Last reviewed 15 December 2020
The Government has released plans to transform the UK’s energy system to meet legally binding Net Zero commitments by 2050.
Building on the Prime Minister’s Ten point plan for a Green Industrial Revolution, the Energy White Paper sets out specific steps the Government will take over the next decade to cut emissions from industry, transport, and buildings, in line with commitments to achieve net zero emission targets by 2050, based on baseline figures for 1990.
Launching the White Paper, Business and Energy Secretary Alok Sharma said the plans are in line with government commitments on climate action and represent “a decisive and permanent shift away from our dependence on fossil fuels, towards cleaner energy sources”.
“Through a major programme of investment and reform, we are determined to both decarbonise our economy in the most cost-effective way, while creating new sunrise industries and revitalising our industrial heartlands that will support new green jobs for generations to come,” Sharma added.
The White Paper, Powering our Net Zero Future, sets out goals to reduce carbon emissions by 230 million metric tonnes, equivalent to taking 7.5 million petrol cars off the road permanently.
An expansion of renewable energy and new nuclear power will be at the heart of a plan to transform the UK power system, with a further £240 Hydrogen Fund to support industry investment in a five gigawatts hydrogen production target by 2030.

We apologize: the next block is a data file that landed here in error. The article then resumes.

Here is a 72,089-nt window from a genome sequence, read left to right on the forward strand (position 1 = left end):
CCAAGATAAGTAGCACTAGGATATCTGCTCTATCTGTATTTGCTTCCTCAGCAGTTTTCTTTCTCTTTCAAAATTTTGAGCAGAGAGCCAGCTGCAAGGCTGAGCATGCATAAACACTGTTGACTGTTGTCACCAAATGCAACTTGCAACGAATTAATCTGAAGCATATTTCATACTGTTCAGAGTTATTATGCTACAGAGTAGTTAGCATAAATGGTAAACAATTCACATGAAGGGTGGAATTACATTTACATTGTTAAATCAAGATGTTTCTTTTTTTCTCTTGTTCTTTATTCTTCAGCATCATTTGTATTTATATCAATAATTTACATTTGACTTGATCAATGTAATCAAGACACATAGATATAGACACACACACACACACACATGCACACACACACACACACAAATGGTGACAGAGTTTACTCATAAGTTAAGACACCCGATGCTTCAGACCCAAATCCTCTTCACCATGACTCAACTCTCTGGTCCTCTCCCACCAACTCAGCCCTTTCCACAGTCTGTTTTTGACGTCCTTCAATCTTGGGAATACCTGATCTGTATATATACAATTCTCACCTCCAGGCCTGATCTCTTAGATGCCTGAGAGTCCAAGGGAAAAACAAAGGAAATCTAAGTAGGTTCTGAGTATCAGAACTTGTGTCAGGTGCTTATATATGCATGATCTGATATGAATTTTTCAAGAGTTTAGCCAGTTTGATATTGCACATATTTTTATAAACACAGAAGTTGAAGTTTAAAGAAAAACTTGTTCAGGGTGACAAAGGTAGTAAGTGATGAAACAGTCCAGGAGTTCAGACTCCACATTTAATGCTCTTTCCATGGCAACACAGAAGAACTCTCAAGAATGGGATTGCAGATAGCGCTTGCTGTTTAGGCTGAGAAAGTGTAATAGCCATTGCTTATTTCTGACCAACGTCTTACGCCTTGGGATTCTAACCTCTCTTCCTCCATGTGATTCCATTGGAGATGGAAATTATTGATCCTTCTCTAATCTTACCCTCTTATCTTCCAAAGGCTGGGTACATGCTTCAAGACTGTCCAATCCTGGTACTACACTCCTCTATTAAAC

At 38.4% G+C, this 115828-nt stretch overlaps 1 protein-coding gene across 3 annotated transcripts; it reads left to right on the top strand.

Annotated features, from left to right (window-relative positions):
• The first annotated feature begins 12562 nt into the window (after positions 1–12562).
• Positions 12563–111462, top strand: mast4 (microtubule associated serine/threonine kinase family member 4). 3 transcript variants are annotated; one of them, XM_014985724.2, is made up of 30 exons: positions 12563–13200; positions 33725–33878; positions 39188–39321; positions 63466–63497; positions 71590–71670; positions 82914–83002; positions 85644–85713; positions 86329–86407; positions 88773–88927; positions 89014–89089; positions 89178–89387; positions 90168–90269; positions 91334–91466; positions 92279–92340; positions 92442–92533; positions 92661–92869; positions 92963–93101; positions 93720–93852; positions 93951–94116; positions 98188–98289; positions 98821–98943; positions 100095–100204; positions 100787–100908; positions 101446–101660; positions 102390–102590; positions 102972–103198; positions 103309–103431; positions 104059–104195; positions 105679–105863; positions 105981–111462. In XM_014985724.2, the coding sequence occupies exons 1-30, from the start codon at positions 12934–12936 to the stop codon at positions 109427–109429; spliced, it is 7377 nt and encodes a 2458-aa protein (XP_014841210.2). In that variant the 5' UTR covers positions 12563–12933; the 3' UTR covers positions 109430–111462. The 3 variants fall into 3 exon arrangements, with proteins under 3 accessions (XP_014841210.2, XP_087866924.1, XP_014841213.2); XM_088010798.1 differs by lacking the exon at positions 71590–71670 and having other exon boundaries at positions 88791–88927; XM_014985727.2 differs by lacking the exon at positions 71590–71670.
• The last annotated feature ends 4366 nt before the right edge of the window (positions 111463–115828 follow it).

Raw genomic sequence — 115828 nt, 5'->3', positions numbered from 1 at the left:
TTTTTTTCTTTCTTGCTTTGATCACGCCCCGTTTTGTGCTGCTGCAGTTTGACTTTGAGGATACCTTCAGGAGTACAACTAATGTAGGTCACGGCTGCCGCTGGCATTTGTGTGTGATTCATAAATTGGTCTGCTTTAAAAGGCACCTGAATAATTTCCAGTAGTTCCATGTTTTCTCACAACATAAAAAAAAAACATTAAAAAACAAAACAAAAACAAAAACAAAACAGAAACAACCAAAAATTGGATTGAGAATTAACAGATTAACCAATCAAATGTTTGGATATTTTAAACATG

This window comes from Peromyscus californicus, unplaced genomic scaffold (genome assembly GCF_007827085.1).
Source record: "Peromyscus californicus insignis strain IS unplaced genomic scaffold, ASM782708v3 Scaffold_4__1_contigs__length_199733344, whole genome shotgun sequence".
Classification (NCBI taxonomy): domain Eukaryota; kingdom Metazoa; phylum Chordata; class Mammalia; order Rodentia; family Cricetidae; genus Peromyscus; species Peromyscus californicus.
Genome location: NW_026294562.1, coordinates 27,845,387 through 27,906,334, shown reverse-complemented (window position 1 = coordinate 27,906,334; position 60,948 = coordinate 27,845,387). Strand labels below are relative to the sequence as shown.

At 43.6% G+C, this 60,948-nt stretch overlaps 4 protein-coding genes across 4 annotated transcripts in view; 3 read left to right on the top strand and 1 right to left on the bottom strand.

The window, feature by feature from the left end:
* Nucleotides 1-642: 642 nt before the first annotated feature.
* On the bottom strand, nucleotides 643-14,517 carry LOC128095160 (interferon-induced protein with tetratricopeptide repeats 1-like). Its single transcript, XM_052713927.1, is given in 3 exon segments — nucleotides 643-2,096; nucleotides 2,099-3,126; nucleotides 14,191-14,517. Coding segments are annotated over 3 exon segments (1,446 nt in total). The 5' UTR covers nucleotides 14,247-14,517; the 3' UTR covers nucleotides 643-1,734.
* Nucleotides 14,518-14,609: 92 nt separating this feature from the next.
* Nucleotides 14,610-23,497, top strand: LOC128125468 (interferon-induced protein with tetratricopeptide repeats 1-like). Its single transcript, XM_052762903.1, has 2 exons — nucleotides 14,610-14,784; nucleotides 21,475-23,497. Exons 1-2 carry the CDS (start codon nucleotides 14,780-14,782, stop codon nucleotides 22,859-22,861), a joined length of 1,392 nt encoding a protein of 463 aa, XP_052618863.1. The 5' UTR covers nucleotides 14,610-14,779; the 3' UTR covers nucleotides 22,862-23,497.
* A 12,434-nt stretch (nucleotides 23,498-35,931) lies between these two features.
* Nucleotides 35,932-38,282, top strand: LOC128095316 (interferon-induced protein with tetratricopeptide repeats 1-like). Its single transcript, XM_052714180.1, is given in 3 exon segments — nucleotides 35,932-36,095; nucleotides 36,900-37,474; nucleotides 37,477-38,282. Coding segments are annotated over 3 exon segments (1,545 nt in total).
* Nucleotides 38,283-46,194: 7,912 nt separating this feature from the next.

£1.3bn will be spent on electric vehicle charging stations on motorways and A roads, as the sale of petrol and diesel vehicles comes to an end in 2030 and the anticipated growth in electric vehicles gathers momentum.
Up to £525 million will be used to support another large-scale nuclear plant. Talks are underway with French energy company EDF on a new £20 billion Sizewell C nuclear power plant in Suffolk, identical to the new reactor at Hinkley Point, which currently has cost overruns of around £3bn and is behind schedule. A £385 million Advanced Nuclear Fund will also be available for small modular reactors and advanced modular reactors, alongside £220 million for nuclear fusion.
The White Paper also includes plans to invest £1 billion in four Carbon Capture and Storage clusters by the end of the decade, with two to begin construction by the mid-2020, which the Government estimates could capture up to 10 megatons of carbon dioxide per year by 2030.
Other measures outlined in the White Paper including the new UK emissions trading scheme (UK ETS) which starts on 1 January, will run on similar rules to the current EU ETS. A 40GW offshore wind expansion is also planned, including 1GW of floating wind, both of which are expected to be fully operational by 2030.
In a statement, the Government said energy policies outlined in the White Paper will help build a more resilient green economy and support up to 220,000 jobs over the next decade across all four UK nations.
Further details outlined in the White Paper are available here.